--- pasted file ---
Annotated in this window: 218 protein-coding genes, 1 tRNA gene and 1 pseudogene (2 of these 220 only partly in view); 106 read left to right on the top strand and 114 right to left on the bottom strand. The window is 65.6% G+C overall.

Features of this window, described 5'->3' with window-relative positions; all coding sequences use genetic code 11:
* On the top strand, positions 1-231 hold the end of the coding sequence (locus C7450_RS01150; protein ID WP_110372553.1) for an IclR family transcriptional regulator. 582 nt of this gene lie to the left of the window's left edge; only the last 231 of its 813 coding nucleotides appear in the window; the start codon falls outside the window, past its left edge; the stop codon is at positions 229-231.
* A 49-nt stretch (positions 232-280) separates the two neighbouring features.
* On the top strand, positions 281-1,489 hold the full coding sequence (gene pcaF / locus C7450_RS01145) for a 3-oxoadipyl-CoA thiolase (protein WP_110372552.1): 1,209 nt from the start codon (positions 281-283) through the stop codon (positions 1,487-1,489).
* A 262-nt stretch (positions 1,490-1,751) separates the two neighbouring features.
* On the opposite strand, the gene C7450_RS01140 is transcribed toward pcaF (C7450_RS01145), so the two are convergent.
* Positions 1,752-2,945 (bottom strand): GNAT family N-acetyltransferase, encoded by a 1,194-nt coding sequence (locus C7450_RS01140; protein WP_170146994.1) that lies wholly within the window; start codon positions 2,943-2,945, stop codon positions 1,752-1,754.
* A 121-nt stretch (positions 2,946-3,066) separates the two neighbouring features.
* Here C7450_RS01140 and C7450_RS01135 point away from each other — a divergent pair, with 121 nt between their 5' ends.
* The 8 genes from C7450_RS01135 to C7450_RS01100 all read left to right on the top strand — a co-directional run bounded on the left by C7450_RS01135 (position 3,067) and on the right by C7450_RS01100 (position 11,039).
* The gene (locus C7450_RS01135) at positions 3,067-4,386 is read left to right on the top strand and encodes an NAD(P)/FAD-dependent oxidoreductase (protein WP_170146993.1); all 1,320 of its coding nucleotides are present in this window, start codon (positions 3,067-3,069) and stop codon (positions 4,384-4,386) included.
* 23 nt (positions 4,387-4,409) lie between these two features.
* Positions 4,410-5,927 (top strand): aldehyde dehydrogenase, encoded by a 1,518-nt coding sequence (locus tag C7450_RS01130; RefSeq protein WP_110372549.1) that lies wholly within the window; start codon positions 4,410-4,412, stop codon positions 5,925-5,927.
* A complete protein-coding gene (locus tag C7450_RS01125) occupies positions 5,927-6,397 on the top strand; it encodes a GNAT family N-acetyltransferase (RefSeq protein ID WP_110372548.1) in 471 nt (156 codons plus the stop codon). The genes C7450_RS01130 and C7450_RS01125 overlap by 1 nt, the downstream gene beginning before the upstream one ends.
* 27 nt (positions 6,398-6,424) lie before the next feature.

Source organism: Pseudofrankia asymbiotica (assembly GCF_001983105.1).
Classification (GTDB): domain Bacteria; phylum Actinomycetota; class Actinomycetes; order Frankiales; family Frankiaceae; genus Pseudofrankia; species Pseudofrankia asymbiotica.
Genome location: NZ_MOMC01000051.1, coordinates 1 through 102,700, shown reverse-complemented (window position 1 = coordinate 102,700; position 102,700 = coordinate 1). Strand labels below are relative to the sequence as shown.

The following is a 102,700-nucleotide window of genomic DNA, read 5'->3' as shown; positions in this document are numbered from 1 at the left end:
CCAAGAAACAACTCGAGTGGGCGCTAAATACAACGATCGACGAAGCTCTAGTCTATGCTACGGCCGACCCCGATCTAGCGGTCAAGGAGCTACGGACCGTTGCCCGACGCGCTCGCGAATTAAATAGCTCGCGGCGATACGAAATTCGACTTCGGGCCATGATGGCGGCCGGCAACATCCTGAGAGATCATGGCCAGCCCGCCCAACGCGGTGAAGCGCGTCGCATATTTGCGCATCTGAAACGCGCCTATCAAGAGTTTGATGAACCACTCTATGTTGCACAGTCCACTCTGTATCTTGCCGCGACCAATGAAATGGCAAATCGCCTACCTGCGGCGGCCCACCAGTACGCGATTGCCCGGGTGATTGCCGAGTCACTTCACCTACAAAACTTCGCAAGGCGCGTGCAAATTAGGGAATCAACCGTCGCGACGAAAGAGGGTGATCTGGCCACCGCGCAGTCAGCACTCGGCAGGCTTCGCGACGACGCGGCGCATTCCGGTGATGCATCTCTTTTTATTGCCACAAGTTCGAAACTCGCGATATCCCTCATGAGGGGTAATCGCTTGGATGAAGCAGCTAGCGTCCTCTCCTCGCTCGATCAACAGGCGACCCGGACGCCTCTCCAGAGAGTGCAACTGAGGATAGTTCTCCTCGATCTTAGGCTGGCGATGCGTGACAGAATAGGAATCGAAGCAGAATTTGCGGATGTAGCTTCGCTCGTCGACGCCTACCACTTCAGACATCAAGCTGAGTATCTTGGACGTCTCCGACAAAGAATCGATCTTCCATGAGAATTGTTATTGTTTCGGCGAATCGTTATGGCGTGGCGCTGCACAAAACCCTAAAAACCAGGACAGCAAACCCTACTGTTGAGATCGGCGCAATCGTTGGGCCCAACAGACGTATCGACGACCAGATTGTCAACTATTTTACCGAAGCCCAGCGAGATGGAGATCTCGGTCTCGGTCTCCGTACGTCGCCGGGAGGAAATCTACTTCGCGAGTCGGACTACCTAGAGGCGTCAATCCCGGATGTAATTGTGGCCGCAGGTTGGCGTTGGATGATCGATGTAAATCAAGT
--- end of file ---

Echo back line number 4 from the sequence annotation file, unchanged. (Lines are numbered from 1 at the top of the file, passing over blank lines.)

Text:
* A 49-nt stretch (positions 232-280) separates the two neighbouring features.